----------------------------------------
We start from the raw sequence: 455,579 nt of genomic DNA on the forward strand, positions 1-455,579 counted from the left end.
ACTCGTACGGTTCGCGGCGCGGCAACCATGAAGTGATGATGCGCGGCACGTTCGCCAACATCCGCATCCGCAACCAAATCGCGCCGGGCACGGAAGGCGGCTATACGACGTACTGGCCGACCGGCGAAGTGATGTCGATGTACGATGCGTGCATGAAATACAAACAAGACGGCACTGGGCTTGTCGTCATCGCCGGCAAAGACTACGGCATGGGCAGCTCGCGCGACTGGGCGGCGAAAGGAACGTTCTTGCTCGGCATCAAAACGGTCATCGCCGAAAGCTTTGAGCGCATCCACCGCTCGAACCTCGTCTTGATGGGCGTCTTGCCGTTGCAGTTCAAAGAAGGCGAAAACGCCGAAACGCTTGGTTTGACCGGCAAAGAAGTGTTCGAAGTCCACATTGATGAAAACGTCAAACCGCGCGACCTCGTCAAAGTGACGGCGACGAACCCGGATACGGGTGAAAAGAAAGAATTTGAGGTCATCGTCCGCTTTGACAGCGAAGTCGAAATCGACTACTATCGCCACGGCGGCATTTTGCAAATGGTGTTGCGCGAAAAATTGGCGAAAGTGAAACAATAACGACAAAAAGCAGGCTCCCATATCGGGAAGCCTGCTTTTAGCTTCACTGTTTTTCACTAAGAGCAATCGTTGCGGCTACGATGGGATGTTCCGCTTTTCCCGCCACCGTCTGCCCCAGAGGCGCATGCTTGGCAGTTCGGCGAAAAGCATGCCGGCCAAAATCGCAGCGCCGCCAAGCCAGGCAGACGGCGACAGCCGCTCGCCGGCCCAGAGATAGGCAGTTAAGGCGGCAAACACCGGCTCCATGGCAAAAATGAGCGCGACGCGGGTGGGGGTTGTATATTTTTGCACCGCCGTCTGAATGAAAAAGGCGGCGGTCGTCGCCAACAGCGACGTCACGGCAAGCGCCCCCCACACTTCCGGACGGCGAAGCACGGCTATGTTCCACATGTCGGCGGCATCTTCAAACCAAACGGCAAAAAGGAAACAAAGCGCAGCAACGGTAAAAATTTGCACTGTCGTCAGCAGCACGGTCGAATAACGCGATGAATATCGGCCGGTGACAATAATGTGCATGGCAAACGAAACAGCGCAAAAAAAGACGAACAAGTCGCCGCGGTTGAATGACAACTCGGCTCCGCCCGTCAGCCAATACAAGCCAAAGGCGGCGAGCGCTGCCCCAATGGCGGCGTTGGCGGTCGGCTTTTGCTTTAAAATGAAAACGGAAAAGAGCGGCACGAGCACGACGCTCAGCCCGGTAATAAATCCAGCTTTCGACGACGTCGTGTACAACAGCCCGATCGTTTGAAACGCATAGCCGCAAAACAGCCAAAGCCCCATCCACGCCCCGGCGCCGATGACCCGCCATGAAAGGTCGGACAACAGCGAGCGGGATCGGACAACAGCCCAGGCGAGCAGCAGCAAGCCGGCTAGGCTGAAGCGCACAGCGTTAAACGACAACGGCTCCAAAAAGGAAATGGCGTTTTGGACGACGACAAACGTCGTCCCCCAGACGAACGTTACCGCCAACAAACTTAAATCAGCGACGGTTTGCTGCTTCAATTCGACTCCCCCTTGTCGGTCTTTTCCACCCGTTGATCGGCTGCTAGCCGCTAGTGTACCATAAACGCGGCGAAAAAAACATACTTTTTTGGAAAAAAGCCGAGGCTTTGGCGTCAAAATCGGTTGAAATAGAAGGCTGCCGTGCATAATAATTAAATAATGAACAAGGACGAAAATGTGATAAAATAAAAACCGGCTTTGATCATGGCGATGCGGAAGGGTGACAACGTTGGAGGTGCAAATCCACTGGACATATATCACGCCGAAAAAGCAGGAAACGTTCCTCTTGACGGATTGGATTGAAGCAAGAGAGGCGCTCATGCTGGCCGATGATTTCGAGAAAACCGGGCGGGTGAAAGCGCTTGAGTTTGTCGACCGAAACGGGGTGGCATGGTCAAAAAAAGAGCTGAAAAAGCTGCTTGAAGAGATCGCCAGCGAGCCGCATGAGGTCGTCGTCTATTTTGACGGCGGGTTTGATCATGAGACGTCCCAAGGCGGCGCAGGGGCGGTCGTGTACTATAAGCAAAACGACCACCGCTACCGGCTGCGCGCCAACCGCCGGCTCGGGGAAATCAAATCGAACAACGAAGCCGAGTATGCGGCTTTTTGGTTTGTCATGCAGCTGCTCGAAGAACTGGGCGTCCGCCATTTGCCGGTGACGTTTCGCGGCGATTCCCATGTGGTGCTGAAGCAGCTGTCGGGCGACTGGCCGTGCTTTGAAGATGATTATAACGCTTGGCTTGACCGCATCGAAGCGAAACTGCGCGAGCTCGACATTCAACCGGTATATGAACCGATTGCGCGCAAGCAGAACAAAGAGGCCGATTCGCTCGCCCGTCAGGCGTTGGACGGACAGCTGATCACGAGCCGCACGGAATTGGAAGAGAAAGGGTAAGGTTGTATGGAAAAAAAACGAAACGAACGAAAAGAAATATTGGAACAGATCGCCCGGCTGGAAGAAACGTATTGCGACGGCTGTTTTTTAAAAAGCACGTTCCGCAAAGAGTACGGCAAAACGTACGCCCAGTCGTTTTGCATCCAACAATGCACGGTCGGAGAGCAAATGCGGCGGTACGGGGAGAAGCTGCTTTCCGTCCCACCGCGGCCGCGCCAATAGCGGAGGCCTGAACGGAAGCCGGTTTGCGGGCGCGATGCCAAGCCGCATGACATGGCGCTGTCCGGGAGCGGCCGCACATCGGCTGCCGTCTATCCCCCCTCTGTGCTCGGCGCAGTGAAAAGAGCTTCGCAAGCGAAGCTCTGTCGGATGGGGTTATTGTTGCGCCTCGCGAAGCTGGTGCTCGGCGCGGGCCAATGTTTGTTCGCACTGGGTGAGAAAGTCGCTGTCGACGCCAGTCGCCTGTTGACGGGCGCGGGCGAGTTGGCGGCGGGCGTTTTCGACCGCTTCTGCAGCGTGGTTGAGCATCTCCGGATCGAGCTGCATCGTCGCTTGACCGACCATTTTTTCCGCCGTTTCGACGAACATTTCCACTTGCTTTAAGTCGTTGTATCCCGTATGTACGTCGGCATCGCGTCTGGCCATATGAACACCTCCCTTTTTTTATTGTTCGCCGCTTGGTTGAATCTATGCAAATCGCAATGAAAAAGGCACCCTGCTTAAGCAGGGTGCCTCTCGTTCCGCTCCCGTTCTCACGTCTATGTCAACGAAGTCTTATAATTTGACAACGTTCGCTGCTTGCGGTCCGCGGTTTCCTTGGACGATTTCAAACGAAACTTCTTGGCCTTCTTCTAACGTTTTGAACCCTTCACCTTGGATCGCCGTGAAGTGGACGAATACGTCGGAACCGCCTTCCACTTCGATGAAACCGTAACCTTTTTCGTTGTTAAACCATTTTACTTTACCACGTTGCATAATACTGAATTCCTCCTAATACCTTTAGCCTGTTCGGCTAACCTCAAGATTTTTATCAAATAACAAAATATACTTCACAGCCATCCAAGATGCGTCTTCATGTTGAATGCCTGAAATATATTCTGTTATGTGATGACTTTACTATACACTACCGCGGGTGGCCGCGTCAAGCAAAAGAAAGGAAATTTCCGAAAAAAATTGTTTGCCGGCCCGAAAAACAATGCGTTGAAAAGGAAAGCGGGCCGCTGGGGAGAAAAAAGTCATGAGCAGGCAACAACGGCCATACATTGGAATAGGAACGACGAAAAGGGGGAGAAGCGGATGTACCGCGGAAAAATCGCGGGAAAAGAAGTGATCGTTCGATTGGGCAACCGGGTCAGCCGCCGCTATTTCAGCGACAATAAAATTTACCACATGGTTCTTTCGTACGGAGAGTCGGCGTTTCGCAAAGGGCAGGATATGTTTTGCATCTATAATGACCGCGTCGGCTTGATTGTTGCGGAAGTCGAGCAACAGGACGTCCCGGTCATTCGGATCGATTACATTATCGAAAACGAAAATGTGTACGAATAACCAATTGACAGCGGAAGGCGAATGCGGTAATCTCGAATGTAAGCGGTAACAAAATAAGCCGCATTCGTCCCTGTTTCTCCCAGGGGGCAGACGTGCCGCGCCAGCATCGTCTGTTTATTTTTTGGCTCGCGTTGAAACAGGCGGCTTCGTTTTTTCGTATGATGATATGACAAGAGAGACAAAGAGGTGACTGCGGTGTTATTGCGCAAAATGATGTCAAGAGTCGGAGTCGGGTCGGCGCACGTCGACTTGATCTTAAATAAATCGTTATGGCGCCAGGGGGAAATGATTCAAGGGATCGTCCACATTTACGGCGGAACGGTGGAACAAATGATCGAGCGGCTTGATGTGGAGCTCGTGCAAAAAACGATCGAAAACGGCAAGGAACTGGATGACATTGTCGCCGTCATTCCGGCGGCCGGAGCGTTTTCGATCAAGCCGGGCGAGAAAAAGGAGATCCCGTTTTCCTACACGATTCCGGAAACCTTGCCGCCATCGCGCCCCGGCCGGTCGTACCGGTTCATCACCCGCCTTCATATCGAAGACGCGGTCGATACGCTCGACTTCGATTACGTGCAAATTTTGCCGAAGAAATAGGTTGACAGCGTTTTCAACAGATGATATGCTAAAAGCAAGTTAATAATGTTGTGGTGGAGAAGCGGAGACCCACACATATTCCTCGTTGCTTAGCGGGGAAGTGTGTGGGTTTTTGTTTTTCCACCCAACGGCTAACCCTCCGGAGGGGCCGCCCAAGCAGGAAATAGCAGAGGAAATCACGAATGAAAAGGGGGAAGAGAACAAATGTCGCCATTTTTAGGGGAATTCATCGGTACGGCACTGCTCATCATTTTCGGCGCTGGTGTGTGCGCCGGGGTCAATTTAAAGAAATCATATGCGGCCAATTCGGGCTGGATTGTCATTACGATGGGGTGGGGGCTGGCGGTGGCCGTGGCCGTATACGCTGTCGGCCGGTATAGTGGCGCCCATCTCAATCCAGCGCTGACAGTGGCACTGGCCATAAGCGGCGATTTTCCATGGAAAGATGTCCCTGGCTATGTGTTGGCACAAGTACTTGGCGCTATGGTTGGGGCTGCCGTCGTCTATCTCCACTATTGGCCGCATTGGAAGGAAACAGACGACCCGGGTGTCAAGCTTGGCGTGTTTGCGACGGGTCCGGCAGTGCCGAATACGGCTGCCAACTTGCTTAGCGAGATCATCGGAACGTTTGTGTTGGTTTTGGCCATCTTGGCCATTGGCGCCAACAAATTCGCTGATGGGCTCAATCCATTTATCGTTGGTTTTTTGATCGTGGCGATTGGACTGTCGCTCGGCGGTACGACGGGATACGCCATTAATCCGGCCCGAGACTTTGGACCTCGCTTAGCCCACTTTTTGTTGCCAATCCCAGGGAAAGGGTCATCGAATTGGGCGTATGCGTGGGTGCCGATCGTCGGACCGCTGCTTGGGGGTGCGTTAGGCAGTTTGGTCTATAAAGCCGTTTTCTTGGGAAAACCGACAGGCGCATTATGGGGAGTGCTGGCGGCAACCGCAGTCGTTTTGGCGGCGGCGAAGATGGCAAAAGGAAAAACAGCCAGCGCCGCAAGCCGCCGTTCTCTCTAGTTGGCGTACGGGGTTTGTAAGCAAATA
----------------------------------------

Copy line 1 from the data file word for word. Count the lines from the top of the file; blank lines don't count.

We start from the raw sequence: 455,579 nt of genomic DNA on the forward strand, positions 1-455,579 counted from the left end.